Archives for posts with tag: sustainability


Director general of the International Livestock Research Institute, Dr Jimmy Smith, seems to have got it wrong a couple of times when commenting on dietary choices.

Speaking on the Australian Broadcasting Corporation’s Radio National Breakfast program in 2013, he sought to perpetuate the so-called “protein myth” in favour of livestock production, ignoring the fact that soybeans (for example) contain around thirty-five per cent more protein per kilogram than beef, with all the essential amino acids. [1] [2]

Then in August 2016, he appeared to misstate the findings of an analysis published the previous month in the journal Elementa. [3] [4] The researchers on that occasion had found that the vegan diet (which excludes all animal products) required the least amount of land (per person fed and in absolute terms) out of ten alternative dietary scenarios. However, Smith claimed in the Guardian that the researchers had found that the vegan diet fell behind certain other diets (including some containing meat) on that measure.

Here’s a chart from the researcher’s paper, showing the vegan diet on the right.

Figure 1: Annual per capita requirements for productive agricultural land by diet scenario and category of land use


Seven of the diets that were analysed included meat. The best-performing of those required nearly twice as much land per person as the vegan diet, while the worst-performing required more than eight times as much. The vegetarian diets, including dairy and/or egg, required nearly eight per cent more land per person than the vegan diet.

While four of the diets were able to feed between 2.3 and 9.7  per cent more people than the vegan diet, the researchers did not analyse consequences in terms of human health, planetary health (along with resultant food production impacts), biodiversity loss or the impact on food production animals themselves. The purpose of the analysis was to compare, firstly, per capita land requirements and secondly, potential carrying capacity as measured by the number of people fed.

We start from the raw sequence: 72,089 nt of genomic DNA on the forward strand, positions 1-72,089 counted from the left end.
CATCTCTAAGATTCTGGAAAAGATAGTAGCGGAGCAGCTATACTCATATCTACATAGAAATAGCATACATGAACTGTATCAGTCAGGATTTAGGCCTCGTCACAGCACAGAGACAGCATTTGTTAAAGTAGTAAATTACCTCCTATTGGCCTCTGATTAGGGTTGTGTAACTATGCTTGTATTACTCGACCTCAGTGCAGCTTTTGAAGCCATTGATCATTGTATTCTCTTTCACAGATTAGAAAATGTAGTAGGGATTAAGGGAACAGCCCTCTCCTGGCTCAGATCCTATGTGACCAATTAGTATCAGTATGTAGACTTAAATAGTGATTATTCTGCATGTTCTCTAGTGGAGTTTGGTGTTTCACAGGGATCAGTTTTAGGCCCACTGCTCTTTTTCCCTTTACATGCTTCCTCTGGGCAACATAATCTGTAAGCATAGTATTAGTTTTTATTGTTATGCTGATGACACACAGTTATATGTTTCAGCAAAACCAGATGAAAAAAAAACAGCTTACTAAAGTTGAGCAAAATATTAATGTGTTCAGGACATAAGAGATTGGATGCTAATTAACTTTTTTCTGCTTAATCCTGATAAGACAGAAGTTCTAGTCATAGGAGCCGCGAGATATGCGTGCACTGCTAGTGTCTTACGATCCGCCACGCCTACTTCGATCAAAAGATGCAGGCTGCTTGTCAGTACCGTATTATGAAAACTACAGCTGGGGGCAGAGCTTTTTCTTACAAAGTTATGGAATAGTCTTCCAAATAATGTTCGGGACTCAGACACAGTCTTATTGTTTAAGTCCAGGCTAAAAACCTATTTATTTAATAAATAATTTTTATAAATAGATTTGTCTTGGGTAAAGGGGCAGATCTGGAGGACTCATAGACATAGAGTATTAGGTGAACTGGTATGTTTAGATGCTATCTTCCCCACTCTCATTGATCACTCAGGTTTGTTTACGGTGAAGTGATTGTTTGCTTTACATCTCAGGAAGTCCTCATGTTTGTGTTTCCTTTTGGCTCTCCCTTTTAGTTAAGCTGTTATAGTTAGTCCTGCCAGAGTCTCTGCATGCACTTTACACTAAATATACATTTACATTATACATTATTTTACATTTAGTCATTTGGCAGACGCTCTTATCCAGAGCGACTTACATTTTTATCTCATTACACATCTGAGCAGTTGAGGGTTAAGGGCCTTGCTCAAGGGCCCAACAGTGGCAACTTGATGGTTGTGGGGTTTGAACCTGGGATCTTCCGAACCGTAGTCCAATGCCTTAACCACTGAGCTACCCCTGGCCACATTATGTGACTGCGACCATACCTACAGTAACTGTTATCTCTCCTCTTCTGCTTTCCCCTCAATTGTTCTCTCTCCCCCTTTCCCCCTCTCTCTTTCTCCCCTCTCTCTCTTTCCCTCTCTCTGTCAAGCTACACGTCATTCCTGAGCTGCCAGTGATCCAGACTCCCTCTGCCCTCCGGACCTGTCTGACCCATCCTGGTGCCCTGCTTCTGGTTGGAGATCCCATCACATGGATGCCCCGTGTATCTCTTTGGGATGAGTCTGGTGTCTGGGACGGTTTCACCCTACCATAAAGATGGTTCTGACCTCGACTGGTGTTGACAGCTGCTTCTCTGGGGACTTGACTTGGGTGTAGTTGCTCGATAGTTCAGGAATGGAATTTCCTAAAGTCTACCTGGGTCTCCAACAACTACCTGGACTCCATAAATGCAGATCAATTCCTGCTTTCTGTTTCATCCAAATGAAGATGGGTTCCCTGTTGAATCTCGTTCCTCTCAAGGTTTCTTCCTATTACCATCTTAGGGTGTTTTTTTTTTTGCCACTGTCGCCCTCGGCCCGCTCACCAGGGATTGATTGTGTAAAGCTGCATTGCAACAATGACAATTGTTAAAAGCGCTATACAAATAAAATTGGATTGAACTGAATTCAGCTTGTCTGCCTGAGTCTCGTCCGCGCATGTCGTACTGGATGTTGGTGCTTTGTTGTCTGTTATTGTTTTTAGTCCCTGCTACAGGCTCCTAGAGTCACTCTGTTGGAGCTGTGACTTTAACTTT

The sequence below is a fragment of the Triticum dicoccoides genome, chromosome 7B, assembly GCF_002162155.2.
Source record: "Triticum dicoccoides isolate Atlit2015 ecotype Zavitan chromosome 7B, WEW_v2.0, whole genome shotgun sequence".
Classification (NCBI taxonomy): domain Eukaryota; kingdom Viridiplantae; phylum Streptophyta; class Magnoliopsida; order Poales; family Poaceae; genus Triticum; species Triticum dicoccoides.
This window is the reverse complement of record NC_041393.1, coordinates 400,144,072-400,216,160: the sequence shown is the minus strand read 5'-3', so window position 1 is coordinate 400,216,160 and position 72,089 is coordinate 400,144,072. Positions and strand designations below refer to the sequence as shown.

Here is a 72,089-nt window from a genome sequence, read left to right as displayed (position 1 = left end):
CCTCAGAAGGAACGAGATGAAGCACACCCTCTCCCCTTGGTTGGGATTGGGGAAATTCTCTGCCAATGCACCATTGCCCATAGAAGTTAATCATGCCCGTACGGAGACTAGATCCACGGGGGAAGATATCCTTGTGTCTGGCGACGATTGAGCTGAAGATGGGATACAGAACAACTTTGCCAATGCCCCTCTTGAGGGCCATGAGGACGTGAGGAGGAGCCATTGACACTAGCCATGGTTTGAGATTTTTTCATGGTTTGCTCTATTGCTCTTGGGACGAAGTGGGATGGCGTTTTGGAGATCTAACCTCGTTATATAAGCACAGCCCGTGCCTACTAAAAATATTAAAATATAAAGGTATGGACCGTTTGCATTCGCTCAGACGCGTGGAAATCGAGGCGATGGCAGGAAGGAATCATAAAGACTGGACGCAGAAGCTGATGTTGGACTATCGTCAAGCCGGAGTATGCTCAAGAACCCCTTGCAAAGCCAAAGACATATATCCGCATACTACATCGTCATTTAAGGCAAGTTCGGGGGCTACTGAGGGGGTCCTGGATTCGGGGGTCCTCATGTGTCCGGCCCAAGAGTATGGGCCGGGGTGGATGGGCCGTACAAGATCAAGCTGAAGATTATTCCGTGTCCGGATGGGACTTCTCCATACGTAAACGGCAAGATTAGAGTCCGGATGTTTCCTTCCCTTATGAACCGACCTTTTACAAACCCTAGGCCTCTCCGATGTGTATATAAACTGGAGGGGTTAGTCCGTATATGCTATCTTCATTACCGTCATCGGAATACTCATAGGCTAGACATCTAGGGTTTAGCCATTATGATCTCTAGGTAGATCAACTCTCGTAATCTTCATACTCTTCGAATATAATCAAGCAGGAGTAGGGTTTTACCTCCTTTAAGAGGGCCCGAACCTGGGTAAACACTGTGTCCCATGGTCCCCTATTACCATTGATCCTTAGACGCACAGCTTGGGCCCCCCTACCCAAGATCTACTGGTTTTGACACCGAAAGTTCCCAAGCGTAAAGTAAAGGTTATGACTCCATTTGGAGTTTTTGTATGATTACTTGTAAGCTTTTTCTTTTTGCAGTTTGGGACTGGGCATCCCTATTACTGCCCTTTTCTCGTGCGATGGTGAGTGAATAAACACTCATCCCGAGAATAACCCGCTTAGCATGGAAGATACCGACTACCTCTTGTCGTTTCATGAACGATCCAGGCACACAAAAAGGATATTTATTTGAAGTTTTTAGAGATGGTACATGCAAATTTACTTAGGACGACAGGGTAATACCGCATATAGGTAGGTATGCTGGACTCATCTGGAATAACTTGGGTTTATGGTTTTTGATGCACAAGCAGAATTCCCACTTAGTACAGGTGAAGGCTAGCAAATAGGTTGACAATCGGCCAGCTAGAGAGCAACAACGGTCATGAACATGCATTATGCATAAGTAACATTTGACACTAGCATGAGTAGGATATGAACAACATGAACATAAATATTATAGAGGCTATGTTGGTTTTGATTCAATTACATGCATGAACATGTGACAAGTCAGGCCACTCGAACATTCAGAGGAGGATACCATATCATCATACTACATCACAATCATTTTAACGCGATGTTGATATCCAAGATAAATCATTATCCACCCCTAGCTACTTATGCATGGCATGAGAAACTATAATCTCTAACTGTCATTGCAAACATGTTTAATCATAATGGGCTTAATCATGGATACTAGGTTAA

Even on the second measure, the vegan diet performed extremely well. The research was based on the US food system, where the authors estimated that a vegan diet could support a population nearly 2.4 times the 2010 figure (although there was no suggestion we should aim for such a population level). The five worst-performing diets based on that measure, all containing meat and other animal products, would feed between 9 and 45 per cent fewer people than the vegan diet.

In the same Guardian article, Smith said that other research had found that medium levels of livestock grazing, rather than none at all, were better for the health, productivity and biodiversity of certain rangelands. [5] However, the cited paper did not consider the zero livestock grazing option.

The same problem applied to his assertion (citing material from the Food & Agriculture Organization of the United Nations) that such areas sequester large amounts of carbon in their soils when managed well. [6]

Smith acknowledged livestock-related problems concerning: resource usage (including water); greenhouse gas emissions; human health (including obesity); infectious disease; overuse of antibiotics; and animal welfare. He argued that such problems should not cause us to “turn away from livestock”, noting that the problems are “being addressed today in multi-institutional initiatives”.

However, the problems are so great that the outcome of those “multi-institutional initiatives” might only represent some tinkering around the edges, with little or no meaningful benefit.

In addition to a general transition away from animal products, the solution may include what The Pew Charitable Trusts have referred to in the Australian context as “alternative economic options to pay for stewardship on pastoral properties”, including “the valuing of land management as a vital contribution to a sustainable Australia”. They have reported on the extensive economic and ecological benefits that have been derived from the introduction of indigenous ranger groups and the declaration of indigenous protected areas across huge regions.